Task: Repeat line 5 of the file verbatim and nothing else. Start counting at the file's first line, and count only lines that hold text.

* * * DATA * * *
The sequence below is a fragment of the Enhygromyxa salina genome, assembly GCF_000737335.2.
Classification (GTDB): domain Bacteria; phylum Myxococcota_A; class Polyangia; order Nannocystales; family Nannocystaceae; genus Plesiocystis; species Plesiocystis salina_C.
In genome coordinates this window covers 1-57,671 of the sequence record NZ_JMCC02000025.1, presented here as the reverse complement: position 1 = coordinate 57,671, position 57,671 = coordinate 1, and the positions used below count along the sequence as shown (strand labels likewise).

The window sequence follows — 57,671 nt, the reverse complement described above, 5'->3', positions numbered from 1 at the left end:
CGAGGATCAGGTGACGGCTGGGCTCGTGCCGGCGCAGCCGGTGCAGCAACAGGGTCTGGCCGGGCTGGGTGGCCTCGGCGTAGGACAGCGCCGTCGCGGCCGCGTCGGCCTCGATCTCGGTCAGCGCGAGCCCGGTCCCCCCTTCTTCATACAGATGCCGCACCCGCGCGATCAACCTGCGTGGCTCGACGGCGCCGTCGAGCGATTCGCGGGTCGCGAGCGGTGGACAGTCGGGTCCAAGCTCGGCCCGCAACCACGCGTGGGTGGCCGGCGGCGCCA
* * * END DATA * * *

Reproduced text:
CGAGGATCAGGTGACGGCTGGGCTCGTGCCGGCGCAGCCGGTGCAGCAACAGGGTCTGGCCGGGCTGGGTGGCCTCGGCGTAGGACAGCGCCGTCGCGGCCGCGTCGGCCTCGATCTCGGTCAGCGCGAGCCCGGTCCCCCCTTCTTCATACAGATGCCGCACCCGCGCGATCAACCTGCGTGGCTCGACGGCGCCGTCGAGCGATTCGCGGGTCGCGAGCGGTGGACAGTCGGGTCCAAGCTCGGCCCGCAACCACGCGTGGGTGGCCGGCGGCGCCA